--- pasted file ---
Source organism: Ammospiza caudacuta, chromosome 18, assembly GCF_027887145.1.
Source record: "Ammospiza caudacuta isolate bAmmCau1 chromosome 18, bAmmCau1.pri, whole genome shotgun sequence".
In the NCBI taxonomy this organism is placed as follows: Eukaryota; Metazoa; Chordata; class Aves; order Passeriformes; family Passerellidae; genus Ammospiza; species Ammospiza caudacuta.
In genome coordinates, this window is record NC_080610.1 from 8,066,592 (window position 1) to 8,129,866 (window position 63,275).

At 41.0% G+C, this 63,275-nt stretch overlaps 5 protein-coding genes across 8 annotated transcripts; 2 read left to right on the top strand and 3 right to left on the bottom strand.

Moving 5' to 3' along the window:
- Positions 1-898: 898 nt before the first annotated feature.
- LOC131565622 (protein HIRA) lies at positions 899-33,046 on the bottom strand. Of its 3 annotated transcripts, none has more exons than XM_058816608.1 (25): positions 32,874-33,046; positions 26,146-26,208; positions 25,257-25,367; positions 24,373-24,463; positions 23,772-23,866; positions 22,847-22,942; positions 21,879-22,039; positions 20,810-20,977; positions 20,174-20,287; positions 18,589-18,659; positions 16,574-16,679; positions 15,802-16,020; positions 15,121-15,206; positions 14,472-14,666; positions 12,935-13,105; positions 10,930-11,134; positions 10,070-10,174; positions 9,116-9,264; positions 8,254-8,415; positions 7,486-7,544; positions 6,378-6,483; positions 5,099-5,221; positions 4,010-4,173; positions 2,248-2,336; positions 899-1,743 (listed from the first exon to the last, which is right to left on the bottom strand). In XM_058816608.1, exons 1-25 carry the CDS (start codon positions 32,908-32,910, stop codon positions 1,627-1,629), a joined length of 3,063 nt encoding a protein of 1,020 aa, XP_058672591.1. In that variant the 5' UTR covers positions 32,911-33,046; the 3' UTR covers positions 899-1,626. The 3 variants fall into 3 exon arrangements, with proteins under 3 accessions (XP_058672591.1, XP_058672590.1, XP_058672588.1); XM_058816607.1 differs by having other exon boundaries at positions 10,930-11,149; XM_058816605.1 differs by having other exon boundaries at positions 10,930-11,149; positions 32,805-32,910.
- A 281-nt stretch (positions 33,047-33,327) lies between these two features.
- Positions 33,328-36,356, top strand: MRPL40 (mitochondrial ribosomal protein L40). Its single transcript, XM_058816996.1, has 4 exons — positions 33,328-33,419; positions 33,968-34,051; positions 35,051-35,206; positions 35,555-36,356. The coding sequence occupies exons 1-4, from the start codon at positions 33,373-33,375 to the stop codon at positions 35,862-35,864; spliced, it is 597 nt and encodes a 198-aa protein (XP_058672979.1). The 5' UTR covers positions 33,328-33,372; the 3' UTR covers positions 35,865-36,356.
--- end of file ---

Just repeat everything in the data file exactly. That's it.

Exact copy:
Source organism: Ammospiza caudacuta, chromosome 18, assembly GCF_027887145.1.
Source record: "Ammospiza caudacuta isolate bAmmCau1 chromosome 18, bAmmCau1.pri, whole genome shotgun sequence".
In the NCBI taxonomy this organism is placed as follows: Eukaryota; Metazoa; Chordata; class Aves; order Passeriformes; family Passerellidae; genus Ammospiza; species Ammospiza caudacuta.
In genome coordinates, this window is record NC_080610.1 from 8,066,592 (window position 1) to 8,129,866 (window position 63,275).

At 41.0% G+C, this 63,275-nt stretch overlaps 5 protein-coding genes across 8 annotated transcripts; 2 read left to right on the top strand and 3 right to left on the bottom strand.

Moving 5' to 3' along the window:
- Positions 1-898: 898 nt before the first annotated feature.
- LOC131565622 (protein HIRA) lies at positions 899-33,046 on the bottom strand. Of its 3 annotated transcripts, none has more exons than XM_058816608.1 (25): positions 32,874-33,046; positions 26,146-26,208; positions 25,257-25,367; positions 24,373-24,463; positions 23,772-23,866; positions 22,847-22,942; positions 21,879-22,039; positions 20,810-20,977; positions 20,174-20,287; positions 18,589-18,659; positions 16,574-16,679; positions 15,802-16,020; positions 15,121-15,206; positions 14,472-14,666; positions 12,935-13,105; positions 10,930-11,134; positions 10,070-10,174; positions 9,116-9,264; positions 8,254-8,415; positions 7,486-7,544; positions 6,378-6,483; positions 5,099-5,221; positions 4,010-4,173; positions 2,248-2,336; positions 899-1,743 (listed from the first exon to the last, which is right to left on the bottom strand). In XM_058816608.1, exons 1-25 carry the CDS (start codon positions 32,908-32,910, stop codon positions 1,627-1,629), a joined length of 3,063 nt encoding a protein of 1,020 aa, XP_058672591.1. In that variant the 5' UTR covers positions 32,911-33,046; the 3' UTR covers positions 899-1,626. The 3 variants fall into 3 exon arrangements, with proteins under 3 accessions (XP_058672591.1, XP_058672590.1, XP_058672588.1); XM_058816607.1 differs by having other exon boundaries at positions 10,930-11,149; XM_058816605.1 differs by having other exon boundaries at positions 10,930-11,149; positions 32,805-32,910.
- A 281-nt stretch (positions 33,047-33,327) lies between these two features.
- Positions 33,328-36,356, top strand: MRPL40 (mitochondrial ribosomal protein L40). Its single transcript, XM_058816996.1, has 4 exons — positions 33,328-33,419; positions 33,968-34,051; positions 35,051-35,206; positions 35,555-36,356. The coding sequence occupies exons 1-4, from the start codon at positions 33,373-33,375 to the stop codon at positions 35,862-35,864; spliced, it is 597 nt and encodes a 198-aa protein (XP_058672979.1). The 5' UTR covers positions 33,328-33,372; the 3' UTR covers positions 35,865-36,356.